The CV Guide to Hayao Miyazaki

Animated feature films in the West tend to fall into two categories: a) Pixar and b) Everyone else trying to copy Pixar. There is no middle ground, so that means we either have to tolerate some rinsed morality tale featuring celebrity-voiced cars and animals learning how to be nice to each other, with a catchy song at the end. Televisual bastions like Adult Swim and South Park offer shorter, darker ways to push buttons but for the most part, the landscape is flat bar the occasional anomaly like The Lego Movie.

In Japan, however, animation can be used to tell any story the creator likes as unlike the West there is not one target audience but hundreds of them. And one man in particular is synonymous with the gold standard for versatility and imagination in telling stories through the medium of animation: Hayao Miyazaki.


Miyazaki, along with this production house Studio Ghibli, has been making awesome films for decades. Apparently, the 73-year-old won’t be making films anymore as he announced his retirement shortly after the release of his moist recent film, The Wind Rises, in Japan last year. We better hope and pray that there’s a young pup at Studio Ghibli with Miyazaki’s chops, as both world cinema and life in general are worse off now that he won’t be making films anymore. Oh noes!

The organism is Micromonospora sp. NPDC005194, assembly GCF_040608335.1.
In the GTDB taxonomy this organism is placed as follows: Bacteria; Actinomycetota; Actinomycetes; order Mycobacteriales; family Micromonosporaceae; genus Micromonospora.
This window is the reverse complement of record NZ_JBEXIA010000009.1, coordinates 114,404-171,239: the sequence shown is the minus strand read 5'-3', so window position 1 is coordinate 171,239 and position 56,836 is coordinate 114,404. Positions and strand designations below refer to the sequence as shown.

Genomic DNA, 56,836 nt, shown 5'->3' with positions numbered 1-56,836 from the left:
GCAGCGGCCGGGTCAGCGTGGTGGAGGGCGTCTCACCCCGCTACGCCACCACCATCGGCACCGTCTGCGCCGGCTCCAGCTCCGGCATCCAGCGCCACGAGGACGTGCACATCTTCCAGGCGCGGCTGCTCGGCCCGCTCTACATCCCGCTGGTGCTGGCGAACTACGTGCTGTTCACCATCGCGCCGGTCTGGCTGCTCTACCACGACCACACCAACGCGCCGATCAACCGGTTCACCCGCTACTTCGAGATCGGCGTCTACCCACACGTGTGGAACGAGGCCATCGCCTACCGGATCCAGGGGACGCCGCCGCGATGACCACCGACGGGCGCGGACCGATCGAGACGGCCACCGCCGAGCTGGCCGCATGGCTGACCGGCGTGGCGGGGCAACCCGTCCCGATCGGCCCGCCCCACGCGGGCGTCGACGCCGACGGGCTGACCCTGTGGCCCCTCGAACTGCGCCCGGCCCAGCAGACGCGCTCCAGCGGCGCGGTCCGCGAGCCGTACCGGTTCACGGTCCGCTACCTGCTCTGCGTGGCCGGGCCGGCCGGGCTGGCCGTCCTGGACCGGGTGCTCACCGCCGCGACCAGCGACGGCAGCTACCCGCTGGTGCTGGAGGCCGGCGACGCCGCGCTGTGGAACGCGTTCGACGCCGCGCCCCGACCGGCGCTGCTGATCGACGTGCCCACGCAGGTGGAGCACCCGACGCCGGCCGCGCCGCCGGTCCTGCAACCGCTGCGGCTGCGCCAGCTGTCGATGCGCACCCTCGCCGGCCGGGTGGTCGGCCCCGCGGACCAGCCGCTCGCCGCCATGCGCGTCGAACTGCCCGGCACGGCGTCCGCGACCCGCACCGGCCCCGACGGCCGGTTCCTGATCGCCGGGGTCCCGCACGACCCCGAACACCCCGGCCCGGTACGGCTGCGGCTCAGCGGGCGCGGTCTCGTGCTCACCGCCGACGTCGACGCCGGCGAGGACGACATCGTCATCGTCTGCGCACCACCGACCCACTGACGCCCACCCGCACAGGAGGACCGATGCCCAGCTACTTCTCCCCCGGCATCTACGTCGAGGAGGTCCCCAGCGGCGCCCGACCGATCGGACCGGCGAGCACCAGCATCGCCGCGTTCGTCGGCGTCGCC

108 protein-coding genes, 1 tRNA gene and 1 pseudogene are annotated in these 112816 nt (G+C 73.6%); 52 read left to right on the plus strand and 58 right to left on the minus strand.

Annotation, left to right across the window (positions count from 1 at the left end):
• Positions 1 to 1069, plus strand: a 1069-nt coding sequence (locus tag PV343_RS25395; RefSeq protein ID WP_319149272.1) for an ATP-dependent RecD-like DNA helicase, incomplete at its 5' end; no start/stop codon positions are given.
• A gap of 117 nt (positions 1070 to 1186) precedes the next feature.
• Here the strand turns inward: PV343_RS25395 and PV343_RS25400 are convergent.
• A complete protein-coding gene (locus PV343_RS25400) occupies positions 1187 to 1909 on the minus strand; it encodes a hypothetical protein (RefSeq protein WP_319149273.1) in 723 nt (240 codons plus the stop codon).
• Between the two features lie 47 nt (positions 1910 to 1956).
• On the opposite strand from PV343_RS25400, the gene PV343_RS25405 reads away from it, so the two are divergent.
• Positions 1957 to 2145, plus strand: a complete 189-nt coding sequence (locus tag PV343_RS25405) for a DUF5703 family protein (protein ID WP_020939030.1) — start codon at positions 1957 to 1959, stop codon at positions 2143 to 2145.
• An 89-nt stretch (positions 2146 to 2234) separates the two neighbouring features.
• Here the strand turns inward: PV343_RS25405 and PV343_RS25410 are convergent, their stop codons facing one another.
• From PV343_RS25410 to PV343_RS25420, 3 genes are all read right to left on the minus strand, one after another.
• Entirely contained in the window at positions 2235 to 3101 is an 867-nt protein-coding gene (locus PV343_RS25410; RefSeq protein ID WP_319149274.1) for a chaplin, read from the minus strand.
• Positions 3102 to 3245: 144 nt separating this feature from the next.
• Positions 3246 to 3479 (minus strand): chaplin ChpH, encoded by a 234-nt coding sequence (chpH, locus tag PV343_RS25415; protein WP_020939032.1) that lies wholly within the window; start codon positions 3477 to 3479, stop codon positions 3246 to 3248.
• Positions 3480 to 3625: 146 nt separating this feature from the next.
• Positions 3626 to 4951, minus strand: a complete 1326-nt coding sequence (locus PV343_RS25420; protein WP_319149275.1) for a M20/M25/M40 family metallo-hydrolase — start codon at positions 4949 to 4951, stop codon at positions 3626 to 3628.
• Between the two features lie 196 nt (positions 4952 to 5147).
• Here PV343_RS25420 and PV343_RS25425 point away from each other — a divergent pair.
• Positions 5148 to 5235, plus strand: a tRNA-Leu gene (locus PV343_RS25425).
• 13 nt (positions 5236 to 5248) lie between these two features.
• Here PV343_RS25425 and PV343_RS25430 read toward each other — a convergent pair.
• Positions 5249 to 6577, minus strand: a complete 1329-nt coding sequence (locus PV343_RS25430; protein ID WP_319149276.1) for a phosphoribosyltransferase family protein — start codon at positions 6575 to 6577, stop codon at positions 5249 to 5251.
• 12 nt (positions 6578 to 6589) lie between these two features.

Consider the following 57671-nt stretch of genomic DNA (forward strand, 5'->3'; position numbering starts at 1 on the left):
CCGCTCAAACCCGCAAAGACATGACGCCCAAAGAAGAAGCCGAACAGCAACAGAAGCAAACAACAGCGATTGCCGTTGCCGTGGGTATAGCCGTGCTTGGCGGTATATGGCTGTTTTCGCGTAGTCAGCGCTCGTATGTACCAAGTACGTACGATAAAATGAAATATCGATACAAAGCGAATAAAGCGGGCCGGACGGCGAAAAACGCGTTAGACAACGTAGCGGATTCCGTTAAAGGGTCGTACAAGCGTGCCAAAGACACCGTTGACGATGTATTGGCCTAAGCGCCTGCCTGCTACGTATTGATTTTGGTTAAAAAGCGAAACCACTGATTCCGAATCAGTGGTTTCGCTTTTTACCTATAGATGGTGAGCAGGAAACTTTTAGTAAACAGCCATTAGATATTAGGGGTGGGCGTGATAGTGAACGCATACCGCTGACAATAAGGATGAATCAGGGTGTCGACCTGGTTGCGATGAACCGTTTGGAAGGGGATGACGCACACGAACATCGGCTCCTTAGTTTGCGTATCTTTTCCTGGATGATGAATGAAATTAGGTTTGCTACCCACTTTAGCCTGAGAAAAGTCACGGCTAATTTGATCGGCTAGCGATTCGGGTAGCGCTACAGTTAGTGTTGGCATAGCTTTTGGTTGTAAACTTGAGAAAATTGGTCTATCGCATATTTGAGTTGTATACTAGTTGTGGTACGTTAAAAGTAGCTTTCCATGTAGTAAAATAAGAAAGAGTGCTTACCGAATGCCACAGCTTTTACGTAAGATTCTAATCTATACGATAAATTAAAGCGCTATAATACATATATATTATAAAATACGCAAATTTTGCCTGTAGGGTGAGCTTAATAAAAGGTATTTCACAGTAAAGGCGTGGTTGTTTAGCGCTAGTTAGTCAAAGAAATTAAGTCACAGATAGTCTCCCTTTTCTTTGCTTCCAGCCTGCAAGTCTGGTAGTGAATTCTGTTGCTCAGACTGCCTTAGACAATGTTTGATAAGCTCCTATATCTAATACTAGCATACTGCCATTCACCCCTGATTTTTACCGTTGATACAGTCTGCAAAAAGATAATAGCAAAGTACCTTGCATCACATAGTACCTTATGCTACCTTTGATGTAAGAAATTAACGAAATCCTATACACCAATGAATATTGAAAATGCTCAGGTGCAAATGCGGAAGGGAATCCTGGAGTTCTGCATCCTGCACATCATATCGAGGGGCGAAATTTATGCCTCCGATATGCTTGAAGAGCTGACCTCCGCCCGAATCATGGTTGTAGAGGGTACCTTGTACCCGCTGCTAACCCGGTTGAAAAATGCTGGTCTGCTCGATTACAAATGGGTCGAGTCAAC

Thankfully, the body of work left behind by the venerable animator is staggeringly good. You should watch all of the films he’s directed (not every Studio Ghibli film is a Miyazaki joint) but in case you’re unsure where to start, here’s an idiot-proof guide to selected highlights from the man’s work.


Fun fact: Miyazaki’s first outing as a director wasn’t a Ghibli picture at all but an adaptation of a much-loved icon of manga and anime: Lupin III. The Castle Of Cagliostro, released in 1979, was Miyazaki’s directorial debut but he also wrote, designed and storyboarded the film, at the time one of the most expensive animated films in Japanese history. The story is centred around gentleman thief and loveable rogue Arsene Lupin the Third and his attempts to foil a crime lord holed up in the titular castle.

The film has hardly any of the story tropes that Miyazaki would become known for (humanity’s relationship with nature, morally ambiguous antagonists, strong and/or interesting female characters) but it does bear his attention to detail and gift for spectacular set pieces and is huge fun from start to finish.